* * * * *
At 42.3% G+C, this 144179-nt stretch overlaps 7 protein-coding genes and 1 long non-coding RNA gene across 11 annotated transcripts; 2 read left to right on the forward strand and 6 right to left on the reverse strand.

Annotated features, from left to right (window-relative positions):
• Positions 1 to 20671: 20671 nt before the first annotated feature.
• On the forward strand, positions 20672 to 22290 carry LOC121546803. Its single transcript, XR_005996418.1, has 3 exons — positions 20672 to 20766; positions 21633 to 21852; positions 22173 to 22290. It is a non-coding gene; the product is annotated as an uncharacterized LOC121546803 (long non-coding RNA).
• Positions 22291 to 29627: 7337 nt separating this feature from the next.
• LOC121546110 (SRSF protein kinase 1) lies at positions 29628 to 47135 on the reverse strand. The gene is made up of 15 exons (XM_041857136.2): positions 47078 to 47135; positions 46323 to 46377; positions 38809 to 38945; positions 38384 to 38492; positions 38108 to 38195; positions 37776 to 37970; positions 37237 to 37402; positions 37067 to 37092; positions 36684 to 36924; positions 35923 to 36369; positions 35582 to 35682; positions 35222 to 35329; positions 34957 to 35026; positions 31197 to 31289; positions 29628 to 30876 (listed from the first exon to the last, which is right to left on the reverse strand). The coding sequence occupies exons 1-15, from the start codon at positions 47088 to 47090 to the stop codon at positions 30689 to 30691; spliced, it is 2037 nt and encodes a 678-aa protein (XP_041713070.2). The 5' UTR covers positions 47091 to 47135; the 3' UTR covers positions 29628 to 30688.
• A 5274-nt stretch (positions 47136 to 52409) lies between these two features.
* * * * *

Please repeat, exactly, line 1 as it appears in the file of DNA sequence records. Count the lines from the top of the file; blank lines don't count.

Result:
At 42.3% G+C, this 144179-nt stretch overlaps 7 protein-coding genes and 1 long non-coding RNA gene across 11 annotated transcripts; 2 read left to right on the forward strand and 6 right to left on the reverse strand.